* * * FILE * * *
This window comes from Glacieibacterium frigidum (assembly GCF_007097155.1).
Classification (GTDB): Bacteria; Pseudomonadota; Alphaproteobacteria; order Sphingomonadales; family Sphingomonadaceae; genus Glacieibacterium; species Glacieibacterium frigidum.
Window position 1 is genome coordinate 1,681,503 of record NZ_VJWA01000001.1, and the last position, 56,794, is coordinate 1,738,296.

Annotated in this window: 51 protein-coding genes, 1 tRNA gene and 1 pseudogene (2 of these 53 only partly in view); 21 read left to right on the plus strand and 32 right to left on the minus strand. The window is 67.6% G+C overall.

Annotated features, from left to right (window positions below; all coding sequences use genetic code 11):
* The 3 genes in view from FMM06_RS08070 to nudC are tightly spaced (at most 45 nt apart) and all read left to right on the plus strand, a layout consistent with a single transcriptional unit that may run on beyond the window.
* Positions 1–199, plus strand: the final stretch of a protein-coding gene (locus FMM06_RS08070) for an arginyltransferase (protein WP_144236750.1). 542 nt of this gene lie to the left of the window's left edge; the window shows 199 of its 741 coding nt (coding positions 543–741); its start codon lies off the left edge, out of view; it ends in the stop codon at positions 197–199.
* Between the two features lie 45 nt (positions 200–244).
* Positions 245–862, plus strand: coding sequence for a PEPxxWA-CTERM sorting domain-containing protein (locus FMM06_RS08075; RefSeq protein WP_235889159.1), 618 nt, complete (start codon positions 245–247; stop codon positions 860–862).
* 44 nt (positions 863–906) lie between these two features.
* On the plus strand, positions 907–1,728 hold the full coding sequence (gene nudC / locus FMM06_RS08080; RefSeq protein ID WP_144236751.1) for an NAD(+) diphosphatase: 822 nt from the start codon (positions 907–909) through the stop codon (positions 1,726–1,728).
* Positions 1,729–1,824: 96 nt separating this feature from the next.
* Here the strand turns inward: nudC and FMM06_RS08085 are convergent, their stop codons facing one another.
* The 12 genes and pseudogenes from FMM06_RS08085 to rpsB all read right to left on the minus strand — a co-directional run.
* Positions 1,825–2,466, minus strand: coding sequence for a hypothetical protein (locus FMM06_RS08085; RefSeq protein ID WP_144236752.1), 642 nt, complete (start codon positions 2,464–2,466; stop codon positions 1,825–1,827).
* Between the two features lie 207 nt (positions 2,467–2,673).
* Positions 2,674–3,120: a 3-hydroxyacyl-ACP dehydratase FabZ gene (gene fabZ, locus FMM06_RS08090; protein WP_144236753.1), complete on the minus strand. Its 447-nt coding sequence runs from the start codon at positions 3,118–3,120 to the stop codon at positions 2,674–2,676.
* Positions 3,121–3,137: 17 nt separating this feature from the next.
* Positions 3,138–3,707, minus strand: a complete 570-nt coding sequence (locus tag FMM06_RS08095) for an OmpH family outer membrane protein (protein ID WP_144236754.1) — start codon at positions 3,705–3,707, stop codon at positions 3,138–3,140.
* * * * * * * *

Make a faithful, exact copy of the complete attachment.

This window comes from Glacieibacterium frigidum (assembly GCF_007097155.1).
Classification (GTDB): Bacteria; Pseudomonadota; Alphaproteobacteria; order Sphingomonadales; family Sphingomonadaceae; genus Glacieibacterium; species Glacieibacterium frigidum.
Window position 1 is genome coordinate 1,681,503 of record NZ_VJWA01000001.1, and the last position, 56,794, is coordinate 1,738,296.

Annotated in this window: 51 protein-coding genes, 1 tRNA gene and 1 pseudogene (2 of these 53 only partly in view); 21 read left to right on the plus strand and 32 right to left on the minus strand. The window is 67.6% G+C overall.

Annotated features, from left to right (window positions below; all coding sequences use genetic code 11):
* The 3 genes in view from FMM06_RS08070 to nudC are tightly spaced (at most 45 nt apart) and all read left to right on the plus strand, a layout consistent with a single transcriptional unit that may run on beyond the window.
* Positions 1–199, plus strand: the final stretch of a protein-coding gene (locus FMM06_RS08070) for an arginyltransferase (protein WP_144236750.1). 542 nt of this gene lie to the left of the window's left edge; the window shows 199 of its 741 coding nt (coding positions 543–741); its start codon lies off the left edge, out of view; it ends in the stop codon at positions 197–199.
* Between the two features lie 45 nt (positions 200–244).
* Positions 245–862, plus strand: coding sequence for a PEPxxWA-CTERM sorting domain-containing protein (locus FMM06_RS08075; RefSeq protein WP_235889159.1), 618 nt, complete (start codon positions 245–247; stop codon positions 860–862).
* 44 nt (positions 863–906) lie between these two features.
* On the plus strand, positions 907–1,728 hold the full coding sequence (gene nudC / locus FMM06_RS08080; RefSeq protein ID WP_144236751.1) for an NAD(+) diphosphatase: 822 nt from the start codon (positions 907–909) through the stop codon (positions 1,726–1,728).
* Positions 1,729–1,824: 96 nt separating this feature from the next.
* Here the strand turns inward: nudC and FMM06_RS08085 are convergent, their stop codons facing one another.
* The 12 genes and pseudogenes from FMM06_RS08085 to rpsB all read right to left on the minus strand — a co-directional run.
* Positions 1,825–2,466, minus strand: coding sequence for a hypothetical protein (locus FMM06_RS08085; RefSeq protein ID WP_144236752.1), 642 nt, complete (start codon positions 2,464–2,466; stop codon positions 1,825–1,827).
* Between the two features lie 207 nt (positions 2,467–2,673).
* Positions 2,674–3,120: a 3-hydroxyacyl-ACP dehydratase FabZ gene (gene fabZ, locus FMM06_RS08090; protein WP_144236753.1), complete on the minus strand. Its 447-nt coding sequence runs from the start codon at positions 3,118–3,120 to the stop codon at positions 2,674–2,676.
* Positions 3,121–3,137: 17 nt separating this feature from the next.
* Positions 3,138–3,707, minus strand: a complete 570-nt coding sequence (locus tag FMM06_RS08095) for an OmpH family outer membrane protein (protein ID WP_144236754.1) — start codon at positions 3,705–3,707, stop codon at positions 3,138–3,140.